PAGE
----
How to Cook Shrimp Perfectly Every Time

Shrimp are one of our favorite options for quick and easy weeknight dinners! Learn how to cook shrimp without over- or undercooking them.

Fresh Organic Shrimp Cocktail with red sauce; Shutterstock ID 123862162; Job (TFH, TOH, RD, BNB, CWM, CM): Taste of HomeBrent Hofacker/Shutterstock

What’s not to love about shrimp? They’re a high-protein, low-calorie option that cooks up in a flash. Making shrimp for dinner is the perfect way to create easy, healthy weeknight dinners! The tricky thing is learning how to cook shrimp so they hit that perfect medium between over-and undercooked.

Our secret: using a pan that’s large enough to cook the shrimp without crowding them. If each shrimp has space to breathe, it’ll have more contact with the hot cooking surface. That creates a rich sear and even cooking throughout the shrimp. But before you start cooking, let’s answer some of your most common shrimp questions.

Do you cook shrimp with the shell on?

Shrimp can be cooked peeled or unpeeled, although they are significantly easier to eat when the shells are removed before cooking. If you’re cooking for company, you should always peel the shrimp so your guests don’t have to do it at the table. When you’re cooking for the family, feel free to skip it! Either way, remove the dark-colored veins inside the shrimp and rinse them in cold water. Here’s everything you ever wanted to know about cleaning, deveining, and prepping shrimp.

Are undercooked shrimp bad for you?

Yes. Raw shrimp contains bacteria that can cause unpleasant reactions, so we recommend fully cooking shrimp. That being said, you don’t want to overcook your shrimp. Overcooked shrimp are tough and chewy.

How can you tell when shrimp are cooked?

To know when shrimp are cooked (and safe to eat), watch the color. A perfectly cooked shrimp is firm enough to curl without being constricted, and it has an opaque pinky color with a sheen. When they are overcooked, shrimp turn matte white or gray.

Another easy way to tell if your shrimp are cooked is if they are curled into a nice C shape. Overcooked shrimp are curled tightly into an O shape. So simply, C = cooked, O = overcooked. Easy! If you’ve been making these shrimp mistakes, find out if you’re guilty of these ways you’re cooking fish wrong, too.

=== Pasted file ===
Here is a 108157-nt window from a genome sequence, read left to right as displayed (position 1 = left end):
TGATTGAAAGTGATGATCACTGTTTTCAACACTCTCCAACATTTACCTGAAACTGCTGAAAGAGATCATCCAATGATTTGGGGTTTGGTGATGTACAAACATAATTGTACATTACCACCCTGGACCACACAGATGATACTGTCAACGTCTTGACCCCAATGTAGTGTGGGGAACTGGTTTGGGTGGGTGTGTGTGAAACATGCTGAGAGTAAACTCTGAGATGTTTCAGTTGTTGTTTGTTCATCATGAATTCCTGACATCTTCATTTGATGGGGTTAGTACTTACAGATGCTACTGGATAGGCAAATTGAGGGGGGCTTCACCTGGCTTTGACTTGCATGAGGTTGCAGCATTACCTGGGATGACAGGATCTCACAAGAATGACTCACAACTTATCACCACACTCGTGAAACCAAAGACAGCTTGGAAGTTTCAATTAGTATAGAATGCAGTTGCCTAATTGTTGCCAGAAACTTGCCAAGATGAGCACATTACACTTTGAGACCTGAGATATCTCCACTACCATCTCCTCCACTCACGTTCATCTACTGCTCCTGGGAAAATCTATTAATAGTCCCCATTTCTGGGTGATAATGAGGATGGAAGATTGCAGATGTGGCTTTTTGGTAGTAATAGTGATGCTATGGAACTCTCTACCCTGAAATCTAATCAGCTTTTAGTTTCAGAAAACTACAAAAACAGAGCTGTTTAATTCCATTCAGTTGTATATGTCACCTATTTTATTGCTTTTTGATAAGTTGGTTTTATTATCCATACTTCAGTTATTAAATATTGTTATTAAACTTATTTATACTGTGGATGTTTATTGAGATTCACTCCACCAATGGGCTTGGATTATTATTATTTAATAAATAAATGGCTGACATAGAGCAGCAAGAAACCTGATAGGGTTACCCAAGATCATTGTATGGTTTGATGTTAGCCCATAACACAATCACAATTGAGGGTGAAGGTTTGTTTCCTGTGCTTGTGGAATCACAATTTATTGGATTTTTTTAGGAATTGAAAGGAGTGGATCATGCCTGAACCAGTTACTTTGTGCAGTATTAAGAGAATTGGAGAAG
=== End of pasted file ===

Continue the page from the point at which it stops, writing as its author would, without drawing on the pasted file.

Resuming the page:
garlic-lemon shrimp on a bed of linguineTaste of Home

How to cook shrimp

Here’s one of our favorite shrimp recipes, from South Carolina reader Athena Russell, which you’ll want to add to your repertoire. It’s quick enough for a weeknight, but the flavors are 100% company-worthy. It serves four, but if you need to double the recipe for a bigger group, it’s easy to multiply. Before you start, make sure you know how to pick the right type of shrimp for your recipe.


  • 2 tablespoons olive oil
  • 1 pound uncooked shrimp (26-30 per pound), peeled and deveined
  • 3 garlic cloves, thinly sliced
  • 1 tablespoon lemon juice
  • 1/4 teaspoon salt
  • 2 tablespoons minced fresh parsley
  • Hot cooked pasta or rice (we like it with zoodles, too)

cooking shrimpTaste of Home

Step 1: Heat the oil

Start by selecting a skillet large enough to cook all the shrimp without crowding them. If you don’t have a large enough pan, consider cooking the shrimp in two batches. Once you’ve selected your skillet, heat it over medium-high heat and add the oil (or combination of oil and butter).

cooking shrimpTaste of Home

Step 2: Add the shrimp

When the oil is slightly shimmering, it’s hot enough to add the shrimp! Add the shrimp and cook for about two minutes, stirring often, until the shrimp just start to turn pink. Keep in mind that smaller shrimp cook more quickly than large ones, so pay more attention to the color and texture of the shrimp than to the time they’ve cooked.

Test Kitchen tip: Worried you might have taken the shrimp too far? Immediately remove them from the pan to halt the cooking process. They will continue cooking even when they’re off the heat, but the residual heat from the pan can dry them out.

cooking shrimpTaste of Home

Step 3: Add seasoning

Now that the shrimp are nearly cooked, it’s time to add the garlic, lemon juice, and salt. Adding them at the last minute allows their fresh, bold flavors to infuse into the shrimp while preventing any tiny pieces from burning. Cook and stir until the shrimp curl inwards and turn pink with a white sheen. Stir in the parsley and serve over pasta or rice.

Test Kitchen tip: If you’re ready to experiment, add in fresh herbs and citrus zest after cooking. Other ingredients may be hiding in your pantry—try these tips that will amp up your recipe. Keeping these ingredients away from the heat maximizes their fresh flavor, adding a delicate accent to the shrimp. Don’t be afraid to experiment with any type of herbs you like! Now that you’re a shrimp master, learn how to grill shrimp!

Taste of Home
Originally Published on Taste of Home

Lindsay D. Mattison
Lindsay D. Mattison is a professional chef and a food writer. After graduating from Cascade Culinary school, Lindsay became the Executive Chef at Jackson's Corner in Bend, OR, from 2013 to 2016. Her genuine passion for food and sustainable food practices led her to find the farmer in herself. She lives in Durango, CO, where she enjoys the trials and errors of small plot farming. Lindsay is currently working on a cookbook that teaches home cooks how to craft beautiful meals without a recipe, tentatively titled "The Art of Bricolage: Cultivating Confidence and Creativity in the Kitchen."